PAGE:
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Top 5 electrification trends in 2024

By: Fredrik Allard, Head of E-mobility at Scania

What’s in store for electrification in 2024? Fredrik Allard, Head of E-mobility at Scania, has the answers.

Although I sometimes wish the shift could go quicker, it’s obvious that the heavy transport industry took major steps towards electrification in 2023.


But the pace will not slow down. On the contrary, I’m convinced electrified transport will speed up even more in the coming year. Here’s what I see as the most important electrification trends in 2024.

1. More regulatory boosts and subsidies

Governments worldwide are continuing to put their weight behind cleaner transport. We see an increasing number of state and public authority-funded incentive programs appearing throughout Europe and beyond.


The European Union’s Fit for 55 is the most powerful driver. The target in the legislation package is clear: we need to cut carbon emissions from transport by 45 percent by 2030 compared to 2019.


That’s why I expect to see more of the type of nudging that Germany has practiced in recent years, such as toll-free access for electric trucks on highways. A recent example is Denmark, which will introduce a new CO2 emissions tax to several key roads in 2025.


Our shift towards electrified transport without emissions needs to be supported by politicians. And we urge politicians all over the world to make that happen. This would remove the final bottleneck for electrified heavy transport and be legislators’ best contribution to development.

2. Total cost of ownership tipping towards electric

Battery electric trucks, BEVs, are now on track to outshine their diesel equivalents in Total Cost of Operations (TCO). While the upfront cost might still be 2.5 times higher, lower maintenance expenses and falling electricity prices tip the scales in favour of electric trucks. We are quickly approaching a situation where transport companies can reach break-even for the investment in just two years.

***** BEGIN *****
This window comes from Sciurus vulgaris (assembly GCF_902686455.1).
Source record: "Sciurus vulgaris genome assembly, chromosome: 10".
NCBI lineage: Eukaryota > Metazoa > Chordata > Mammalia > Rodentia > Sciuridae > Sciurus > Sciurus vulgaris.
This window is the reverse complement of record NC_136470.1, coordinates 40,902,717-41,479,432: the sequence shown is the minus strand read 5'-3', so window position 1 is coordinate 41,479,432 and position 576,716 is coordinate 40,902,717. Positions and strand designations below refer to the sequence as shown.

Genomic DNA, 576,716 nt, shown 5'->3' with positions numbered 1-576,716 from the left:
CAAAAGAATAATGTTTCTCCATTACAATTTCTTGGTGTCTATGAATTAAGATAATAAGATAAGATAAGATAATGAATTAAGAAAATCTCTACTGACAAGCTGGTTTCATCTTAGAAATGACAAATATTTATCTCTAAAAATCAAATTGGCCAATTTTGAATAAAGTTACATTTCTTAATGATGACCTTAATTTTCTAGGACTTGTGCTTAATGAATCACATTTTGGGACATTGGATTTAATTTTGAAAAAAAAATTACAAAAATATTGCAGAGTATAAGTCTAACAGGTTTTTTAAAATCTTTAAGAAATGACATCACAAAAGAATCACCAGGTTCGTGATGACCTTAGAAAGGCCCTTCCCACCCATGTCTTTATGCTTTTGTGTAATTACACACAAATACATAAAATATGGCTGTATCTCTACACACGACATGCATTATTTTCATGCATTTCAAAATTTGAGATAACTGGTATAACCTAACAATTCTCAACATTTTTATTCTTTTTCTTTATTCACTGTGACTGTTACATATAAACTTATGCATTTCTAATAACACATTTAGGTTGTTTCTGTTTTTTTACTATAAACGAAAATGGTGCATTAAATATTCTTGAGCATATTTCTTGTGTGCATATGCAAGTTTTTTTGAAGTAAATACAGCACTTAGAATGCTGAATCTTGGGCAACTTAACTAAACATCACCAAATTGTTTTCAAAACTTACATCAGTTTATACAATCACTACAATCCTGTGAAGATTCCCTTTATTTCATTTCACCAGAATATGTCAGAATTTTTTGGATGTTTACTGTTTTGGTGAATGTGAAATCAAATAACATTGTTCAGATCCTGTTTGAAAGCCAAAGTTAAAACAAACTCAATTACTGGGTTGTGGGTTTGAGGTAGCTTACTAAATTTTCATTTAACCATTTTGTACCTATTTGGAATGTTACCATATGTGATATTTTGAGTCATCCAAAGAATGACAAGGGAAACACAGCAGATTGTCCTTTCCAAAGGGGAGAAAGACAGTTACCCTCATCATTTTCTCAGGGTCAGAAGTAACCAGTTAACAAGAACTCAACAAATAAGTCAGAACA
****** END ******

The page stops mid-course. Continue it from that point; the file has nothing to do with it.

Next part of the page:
And if we see more public initiatives stimulating electricity rather than fossil fuels, the shift could go even more rapidly. That’s when this trend truly aligns sustainability with economic viability for fleet operators.

3. Continued charging infrastructure expansion

Even if depot and transport hub charging often is sufficient for many transport applications, public charging is the game-changer for long-distance haulage.


Efforts are underway to develop public charging networks tailored for heavy vehicles, eradicating the last concerns about range anxiety. Governments, private enterprises, and collaborations such as Milence, an industry joint venture where Scania is one of the stakeholders, are working to establish a reliable charging infrastructure grid for heavy transport.


But there is also a solution that works right here, right now. By signing up for Scania’s service Scania Charging Access, drivers can access a network of all charging stations available for electric trucks – including truck-friendly stations that are actually built for passenger cars.

4. Battery breakthroughs

The battery game is really levelling up. With the launch of our new battery electric vehicles, Scania is now entering the first generation of batteries developed exclusively for heavy transport.


That’s also a huge breakthrough in battery technology.


The new battery cells are more energy-dense; they provide more energy per kilogram and per euro. Which means smaller battery packs, increased chassis flexibility, and – higher payload.


But there’s more when it comes to greater performance: the new batteries can better cope with low temperatures, they are safer, faster to charge, and prepared for the upcoming ultra-fast Megawatt Charging System. They also have longer reach, they last as long as the truck’s lifetime, and they have the world’s most sustainable battery cells.


And it doesn’t stop there. The good news is that battery development will continue at a high pace during 2024 and the coming years. Batteries will continue to be lighter, better, and cheaper.

5. Increasing demands on sustainable transport

Last year, we saw more and more of our customers expanding their electrification plans. More and more transport companies went from operating one or two BEV trucks to four or five.


I expect this trend to strengthen in 2024.


In meetings I have with our customers – the transport companies – it’s clear that the new normal is that their customers – the transport buyers – are setting ambitious goals for more environmentally friendly transport. In fact, a growing number of our larger fleet operator customers are setting up net-zero targets for greenhouse gas emissions.


That’s very promising.


It’s also logical, since consumers all over the world are speaking out louder than ever, demanding cleaner and quieter transport solutions. So, going electric is a way to stay competitive for a transport company.

About the author

Fredrik Allard is Senior Vice President and Head of E-mobility at Scania. With many years of experience from the automotive industry, his passion is developing and implementing innovative strategies to drive sustainable profitable growth.

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